DHHR has recently begun receiving serology-based laboratory results, frequently referred to as antibody testing. Serology-based test results will not be included in the dashboard reporting of confirmed laboratory results but will be reported separately on the county and lab tests tabs. Serology testing offers a different tool for understanding disease occurrence in communities, Slemp said.
In alignment with updated definitions from the Centers for Disease Control and Prevention, the dashboard now includes probable cases. Although a small portion of the cases to date, probable cases are individuals who have symptoms and either serologic (antibody) or a link to a confirmed case, but no confirmatory test. Public health takes all the same precautions for probable cases as confirmed cases, Slemp said, so those are now included. Ohio and Kentucky have included probable cases in their case counts for some time.
Slemp said the changes would lead to a dramatic one-time increase of positive cases and decrease in laboratory results received Friday. As of 5 p.m., there were 102 new positives reported, including probable cases.
Cases per county (case confirmed by lab test/probable case) are: Barbour (7/0), Berkeley (256/8), Boone (9/0), Braxton (2/0), Brooke (3/0), Cabell (57/2), Calhoun (2/0), Clay (2/0), Fayette (42/1), Gilmer (9/0), Grant (6/1), Greenbrier (9/0), Hampshire (13/0), Hancock (15/2), Hardy (35/0), Harrison (38/1), Jackson (135/0), Jefferson (140/3), Kanawha (212/2), Lewis (5/0), Lincoln (5/0), Logan (16/0), Marion (48/0), Marshall (27/0), Mason (15/0), McDowell (6/0), Mercer (13/0), Mineral (36/2), Mingo (3/1), Monongalia (119/1), Monroe (6/1), Morgan (17/0), Nicholas (10/0), Ohio (38/0), Pendleton (6/1), Pleasants (3/1), Pocahontas (24/0), Preston (15/4), Putnam (31/0), Raleigh (14/1), Randolph (28/0), Ritchie (1/0), Roane (8/0), Summers (1/1), Taylor (8/0), Tucker (4/0), Tyler (3/0), Upshur (6/1), Wayne (97/0), Wetzel (8/0), Wirt (4/0), Wood (48/3) and Wyoming (3/0).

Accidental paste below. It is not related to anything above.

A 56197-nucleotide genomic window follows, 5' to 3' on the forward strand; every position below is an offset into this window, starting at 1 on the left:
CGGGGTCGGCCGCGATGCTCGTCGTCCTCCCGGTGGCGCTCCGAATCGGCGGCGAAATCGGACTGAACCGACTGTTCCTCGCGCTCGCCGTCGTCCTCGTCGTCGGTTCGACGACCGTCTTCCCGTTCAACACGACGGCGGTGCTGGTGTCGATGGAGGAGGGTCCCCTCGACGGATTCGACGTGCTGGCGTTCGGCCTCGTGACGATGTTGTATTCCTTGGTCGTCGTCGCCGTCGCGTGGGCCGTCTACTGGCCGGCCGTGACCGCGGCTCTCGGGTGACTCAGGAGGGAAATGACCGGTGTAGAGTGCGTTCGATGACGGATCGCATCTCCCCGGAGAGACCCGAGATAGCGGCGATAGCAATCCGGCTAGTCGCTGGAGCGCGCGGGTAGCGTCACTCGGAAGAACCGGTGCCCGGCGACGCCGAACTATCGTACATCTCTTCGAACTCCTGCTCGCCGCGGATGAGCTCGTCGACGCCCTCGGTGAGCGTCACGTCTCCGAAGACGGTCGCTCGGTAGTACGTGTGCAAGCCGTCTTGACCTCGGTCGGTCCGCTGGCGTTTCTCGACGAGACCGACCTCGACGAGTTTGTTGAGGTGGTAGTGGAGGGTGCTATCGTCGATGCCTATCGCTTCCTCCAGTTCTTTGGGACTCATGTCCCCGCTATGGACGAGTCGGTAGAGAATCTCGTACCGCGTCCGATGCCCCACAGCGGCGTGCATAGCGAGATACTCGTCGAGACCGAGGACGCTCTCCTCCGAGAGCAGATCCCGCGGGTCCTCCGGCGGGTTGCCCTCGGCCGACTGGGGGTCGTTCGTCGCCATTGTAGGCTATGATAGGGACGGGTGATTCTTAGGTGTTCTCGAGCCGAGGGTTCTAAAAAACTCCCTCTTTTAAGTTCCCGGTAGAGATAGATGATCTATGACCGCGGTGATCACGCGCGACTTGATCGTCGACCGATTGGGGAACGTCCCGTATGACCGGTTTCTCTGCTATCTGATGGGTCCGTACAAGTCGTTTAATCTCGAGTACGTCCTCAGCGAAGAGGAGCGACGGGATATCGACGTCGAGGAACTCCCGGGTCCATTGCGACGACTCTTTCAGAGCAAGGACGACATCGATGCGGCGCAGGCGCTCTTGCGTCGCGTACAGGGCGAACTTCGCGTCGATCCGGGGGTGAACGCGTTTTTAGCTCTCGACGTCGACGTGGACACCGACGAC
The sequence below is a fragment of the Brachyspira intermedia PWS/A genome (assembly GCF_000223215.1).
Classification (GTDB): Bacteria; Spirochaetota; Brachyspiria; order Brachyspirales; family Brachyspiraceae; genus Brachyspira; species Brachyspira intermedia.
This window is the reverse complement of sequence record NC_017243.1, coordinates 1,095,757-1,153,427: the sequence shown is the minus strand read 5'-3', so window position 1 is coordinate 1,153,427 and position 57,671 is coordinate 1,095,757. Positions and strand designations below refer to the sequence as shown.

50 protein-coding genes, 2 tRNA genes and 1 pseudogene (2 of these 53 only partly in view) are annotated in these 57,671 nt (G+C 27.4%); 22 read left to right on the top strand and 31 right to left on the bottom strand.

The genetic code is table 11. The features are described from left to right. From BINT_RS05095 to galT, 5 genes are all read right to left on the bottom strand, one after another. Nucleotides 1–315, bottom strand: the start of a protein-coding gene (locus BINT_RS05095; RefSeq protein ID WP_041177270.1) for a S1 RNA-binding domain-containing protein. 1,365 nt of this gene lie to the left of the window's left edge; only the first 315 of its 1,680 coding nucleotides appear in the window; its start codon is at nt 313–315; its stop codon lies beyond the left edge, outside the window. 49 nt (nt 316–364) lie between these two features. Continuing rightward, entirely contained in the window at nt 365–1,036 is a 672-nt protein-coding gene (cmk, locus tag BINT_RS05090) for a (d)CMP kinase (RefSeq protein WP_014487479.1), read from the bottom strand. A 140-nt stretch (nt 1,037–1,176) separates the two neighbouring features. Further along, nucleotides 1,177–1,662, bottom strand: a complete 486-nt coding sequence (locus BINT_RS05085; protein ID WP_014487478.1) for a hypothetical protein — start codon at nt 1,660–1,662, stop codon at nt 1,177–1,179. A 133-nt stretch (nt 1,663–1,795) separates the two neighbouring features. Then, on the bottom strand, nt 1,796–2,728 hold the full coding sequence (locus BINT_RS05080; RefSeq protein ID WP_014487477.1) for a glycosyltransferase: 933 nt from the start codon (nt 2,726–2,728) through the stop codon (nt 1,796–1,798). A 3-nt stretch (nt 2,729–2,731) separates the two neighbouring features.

One new death was reported Friday, a 54-year-old man from Lewis County. The total number of fatalities related to COVID-19 in West Virginia is now 72.
In Ohio, there were 627 new positive cases reported Friday, for a total of 30,794, and 36 new deaths, bringing the total to 1,872.
In Kentucky, 141 new positive cases were reported, for a total of 8,426, and five new deaths, for a total of 391. Kentucky Gov. Andy Beshear said during his evening press briefing that he believes the state is finally seeing a decline in cases versus a plateau.
Beshear also announced an online portal for Kentucky voters to request an absentee ballot went live Friday. Ballots must be requested by June 15 for the June 23 primary. The last day to register to vote in Kentucky is Tuesday, May 26.
There were more than 20,000 new cases of COVID-19 reported in the U.S. on Friday, according to the CDC, bringing the total number of cases to 1,571,617. There have been 94,150 deaths related to the virus.
The Associated Press reports that for most people, the novel coronavirus causes only mild or moderate symptoms, such as fever and cough. For some, especially older adults and people with existing health problems, it can cause more severe illness, including pneumonia. The vast majority of people recover from the new virus.